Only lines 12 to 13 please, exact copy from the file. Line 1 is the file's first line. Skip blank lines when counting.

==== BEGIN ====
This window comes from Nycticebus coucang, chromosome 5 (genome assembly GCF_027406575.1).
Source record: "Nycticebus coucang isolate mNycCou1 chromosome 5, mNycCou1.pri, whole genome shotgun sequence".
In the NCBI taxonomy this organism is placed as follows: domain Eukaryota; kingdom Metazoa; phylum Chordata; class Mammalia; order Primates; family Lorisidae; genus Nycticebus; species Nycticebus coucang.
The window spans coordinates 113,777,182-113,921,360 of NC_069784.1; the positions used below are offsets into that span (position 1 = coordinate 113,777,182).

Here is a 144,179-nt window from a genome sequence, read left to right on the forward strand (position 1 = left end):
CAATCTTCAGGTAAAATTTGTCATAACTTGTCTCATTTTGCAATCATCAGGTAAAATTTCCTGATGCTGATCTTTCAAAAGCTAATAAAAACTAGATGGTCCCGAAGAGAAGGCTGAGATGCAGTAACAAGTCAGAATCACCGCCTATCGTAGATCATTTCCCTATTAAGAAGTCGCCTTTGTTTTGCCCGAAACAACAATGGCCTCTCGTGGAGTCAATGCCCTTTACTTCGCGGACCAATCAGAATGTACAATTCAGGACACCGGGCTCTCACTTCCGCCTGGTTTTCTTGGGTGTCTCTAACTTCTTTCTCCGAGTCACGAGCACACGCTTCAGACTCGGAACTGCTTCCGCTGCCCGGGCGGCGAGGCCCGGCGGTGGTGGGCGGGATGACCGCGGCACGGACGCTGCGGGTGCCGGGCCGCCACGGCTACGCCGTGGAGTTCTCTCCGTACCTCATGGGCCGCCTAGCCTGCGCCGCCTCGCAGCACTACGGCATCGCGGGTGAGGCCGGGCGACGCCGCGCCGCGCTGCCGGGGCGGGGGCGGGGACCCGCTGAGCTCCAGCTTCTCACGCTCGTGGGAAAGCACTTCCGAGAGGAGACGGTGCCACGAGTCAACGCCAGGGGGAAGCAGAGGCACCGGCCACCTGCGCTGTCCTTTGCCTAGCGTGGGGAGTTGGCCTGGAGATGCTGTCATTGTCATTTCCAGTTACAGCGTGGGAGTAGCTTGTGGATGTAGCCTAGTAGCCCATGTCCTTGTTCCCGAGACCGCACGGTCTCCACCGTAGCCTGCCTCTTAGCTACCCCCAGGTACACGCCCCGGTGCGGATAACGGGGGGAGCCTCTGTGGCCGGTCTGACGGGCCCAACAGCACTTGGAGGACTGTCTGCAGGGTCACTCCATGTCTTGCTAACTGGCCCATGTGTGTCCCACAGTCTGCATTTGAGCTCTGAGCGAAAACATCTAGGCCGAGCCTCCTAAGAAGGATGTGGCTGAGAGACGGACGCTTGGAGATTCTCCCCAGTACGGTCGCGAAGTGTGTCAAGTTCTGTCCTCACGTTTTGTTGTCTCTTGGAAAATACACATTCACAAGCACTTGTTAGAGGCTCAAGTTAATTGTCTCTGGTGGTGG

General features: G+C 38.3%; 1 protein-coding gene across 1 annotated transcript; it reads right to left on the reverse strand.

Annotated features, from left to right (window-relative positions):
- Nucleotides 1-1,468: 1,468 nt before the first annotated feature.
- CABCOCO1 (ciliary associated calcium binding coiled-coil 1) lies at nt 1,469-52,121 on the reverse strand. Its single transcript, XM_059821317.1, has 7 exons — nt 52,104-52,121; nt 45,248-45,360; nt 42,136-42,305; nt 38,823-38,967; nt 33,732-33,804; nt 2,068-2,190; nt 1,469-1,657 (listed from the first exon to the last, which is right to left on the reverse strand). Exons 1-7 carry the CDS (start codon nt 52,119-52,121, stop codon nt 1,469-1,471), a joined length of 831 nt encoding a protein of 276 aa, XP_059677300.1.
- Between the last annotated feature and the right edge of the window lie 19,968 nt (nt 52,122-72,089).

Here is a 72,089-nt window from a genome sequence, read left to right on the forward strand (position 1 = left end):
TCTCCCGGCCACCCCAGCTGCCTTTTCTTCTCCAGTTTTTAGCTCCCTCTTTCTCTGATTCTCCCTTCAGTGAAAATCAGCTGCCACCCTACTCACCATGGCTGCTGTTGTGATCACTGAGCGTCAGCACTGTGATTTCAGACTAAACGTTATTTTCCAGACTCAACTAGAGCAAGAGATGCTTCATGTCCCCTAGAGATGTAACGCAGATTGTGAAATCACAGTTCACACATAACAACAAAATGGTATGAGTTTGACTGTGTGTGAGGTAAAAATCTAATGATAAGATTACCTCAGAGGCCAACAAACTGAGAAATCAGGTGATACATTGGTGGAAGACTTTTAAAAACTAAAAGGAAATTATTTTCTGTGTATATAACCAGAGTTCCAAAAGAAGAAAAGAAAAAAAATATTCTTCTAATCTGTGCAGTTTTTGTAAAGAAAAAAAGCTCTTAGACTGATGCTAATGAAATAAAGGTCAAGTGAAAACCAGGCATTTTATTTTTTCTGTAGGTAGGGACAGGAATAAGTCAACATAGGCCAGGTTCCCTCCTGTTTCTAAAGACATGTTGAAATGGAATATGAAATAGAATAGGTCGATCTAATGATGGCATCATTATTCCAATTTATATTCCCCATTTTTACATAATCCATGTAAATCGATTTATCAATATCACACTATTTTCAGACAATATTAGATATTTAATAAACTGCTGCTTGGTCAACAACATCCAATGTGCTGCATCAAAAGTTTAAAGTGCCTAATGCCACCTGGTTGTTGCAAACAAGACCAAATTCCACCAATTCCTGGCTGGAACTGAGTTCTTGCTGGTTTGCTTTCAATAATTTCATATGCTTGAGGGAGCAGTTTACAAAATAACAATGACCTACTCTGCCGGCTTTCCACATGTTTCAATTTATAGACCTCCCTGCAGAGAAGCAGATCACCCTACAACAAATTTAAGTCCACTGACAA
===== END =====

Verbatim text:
Here is a 72,089-nt window from a genome sequence, read left to right on the forward strand (position 1 = left end):
TCTCCCGGCCACCCCAGCTGCCTTTTCTTCTCCAGTTTTTAGCTCCCTCTTTCTCTGATTCTCCCTTCAGTGAAAATCAGCTGCCACCCTACTCACCATGGCTGCTGTTGTGATCACTGAGCGTCAGCACTGTGATTTCAGACTAAACGTTATTTTCCAGACTCAACTAGAGCAAGAGATGCTTCATGTCCCCTAGAGATGTAACGCAGATTGTGAAATCACAGTTCACACATAACAACAAAATGGTATGAGTTTGACTGTGTGTGAGGTAAAAATCTAATGATAAGATTACCTCAGAGGCCAACAAACTGAGAAATCAGGTGATACATTGGTGGAAGACTTTTAAAAACTAAAAGGAAATTATTTTCTGTGTATATAACCAGAGTTCCAAAAGAAGAAAAGAAAAAAAATATTCTTCTAATCTGTGCAGTTTTTGTAAAGAAAAAAAGCTCTTAGACTGATGCTAATGAAATAAAGGTCAAGTGAAAACCAGGCATTTTATTTTTTCTGTAGGTAGGGACAGGAATAAGTCAACATAGGCCAGGTTCCCTCCTGTTTCTAAAGACATGTTGAAATGGAATATGAAATAGAATAGGTCGATCTAATGATGGCATCATTATTCCAATTTATATTCCCCATTTTTACATAATCCATGTAAATCGATTTATCAATATCACACTATTTTCAGACAATATTAGATATTTAATAAACTGCTGCTTGGTCAACAACATCCAATGTGCTGCATCAAAAGTTTAAAGTGCCTAATGCCACCTGGTTGTTGCAAACAAGACCAAATTCCACCAATTCCTGGCTGGAACTGAGTTCTTGCTGGTTTGCTTTCAATAATTTCATATGCTTGAGGGAGCAGTTTACAAAATAACAATGACCTACTCTGCCGGCTTTCCACATGTTTCAATTTATAGACCTCCCTGCAGAGAAGCAGATCACCCTACAACAAATTTAAGTCCACTGACAA